Nematode Fossils - Nematoda

Nematode Fossils

Phylum Nematoda

Also see :
Chengjiang Maotianshan Shales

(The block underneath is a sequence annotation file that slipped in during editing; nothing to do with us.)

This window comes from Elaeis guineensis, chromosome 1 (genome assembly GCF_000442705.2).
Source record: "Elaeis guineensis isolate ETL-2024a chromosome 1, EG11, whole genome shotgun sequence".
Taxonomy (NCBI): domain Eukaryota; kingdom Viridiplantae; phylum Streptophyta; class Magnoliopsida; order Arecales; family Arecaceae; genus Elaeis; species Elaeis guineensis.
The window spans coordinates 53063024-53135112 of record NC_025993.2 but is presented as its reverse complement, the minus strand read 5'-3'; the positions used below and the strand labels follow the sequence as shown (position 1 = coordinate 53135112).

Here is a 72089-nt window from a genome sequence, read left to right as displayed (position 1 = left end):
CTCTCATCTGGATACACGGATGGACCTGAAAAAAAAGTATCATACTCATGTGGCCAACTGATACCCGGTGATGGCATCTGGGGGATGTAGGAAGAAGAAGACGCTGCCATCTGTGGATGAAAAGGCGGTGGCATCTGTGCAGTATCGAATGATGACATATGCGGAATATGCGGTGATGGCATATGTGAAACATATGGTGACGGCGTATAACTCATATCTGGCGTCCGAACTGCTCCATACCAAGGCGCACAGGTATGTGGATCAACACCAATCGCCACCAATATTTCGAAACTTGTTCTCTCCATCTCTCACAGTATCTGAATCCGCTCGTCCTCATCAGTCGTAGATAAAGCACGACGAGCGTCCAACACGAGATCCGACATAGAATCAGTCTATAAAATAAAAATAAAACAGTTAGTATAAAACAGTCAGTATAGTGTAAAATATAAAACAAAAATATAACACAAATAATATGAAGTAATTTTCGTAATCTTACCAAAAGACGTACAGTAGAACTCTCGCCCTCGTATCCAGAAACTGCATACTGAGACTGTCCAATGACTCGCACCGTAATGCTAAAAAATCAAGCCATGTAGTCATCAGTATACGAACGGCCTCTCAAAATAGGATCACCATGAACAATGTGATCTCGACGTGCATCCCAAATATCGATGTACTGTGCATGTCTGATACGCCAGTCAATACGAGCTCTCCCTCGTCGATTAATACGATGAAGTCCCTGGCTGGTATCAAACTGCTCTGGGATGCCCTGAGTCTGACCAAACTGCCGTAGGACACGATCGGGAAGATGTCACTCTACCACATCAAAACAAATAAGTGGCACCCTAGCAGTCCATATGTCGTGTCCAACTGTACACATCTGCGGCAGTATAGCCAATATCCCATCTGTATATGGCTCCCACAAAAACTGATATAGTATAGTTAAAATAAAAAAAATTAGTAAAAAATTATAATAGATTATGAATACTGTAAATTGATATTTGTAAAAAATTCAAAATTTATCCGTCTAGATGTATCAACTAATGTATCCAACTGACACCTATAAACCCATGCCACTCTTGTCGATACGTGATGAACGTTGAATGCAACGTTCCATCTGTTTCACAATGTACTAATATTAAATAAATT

The nematodes or roundworms are one of the most common phyla of animals, with more than 20,000 described species. They inhabit freshwater, marine, and terrestrial environments, where they often outnumber other animals in both individual and species counts, and are found in locations as diverse as Antarctica and oceanic trenches. Further, there are a great many parasitic forms, including pathogens in most plants and animals, humans included. Only Phylum Arthropoda exceeds Nematoda in diversity. Nematodes are unsegmented, bilaterally symmetric, have triploblastic protostomes, and possess a complete digestive system. Nematodes are believed to be related to the arthropods and priapulids and grouped with them in the Ecdysozoa (the molting animals), the evolutionary is unresolved. Because most living forms are microscopic, the discovery of their ancient ancestors as fossils is unlikely. However, one species of extant parasitic nematode can reach 13 meters in length. lacking notable mineralized body parts, chances for fossilization of soft tissues is rare, and require special circumstances as existed for the specimens from the Cambrian Chengjiang fossils shown below, which also suggest their evolutionary appearance in the Precambrian. Nematode fossils have been found in amber.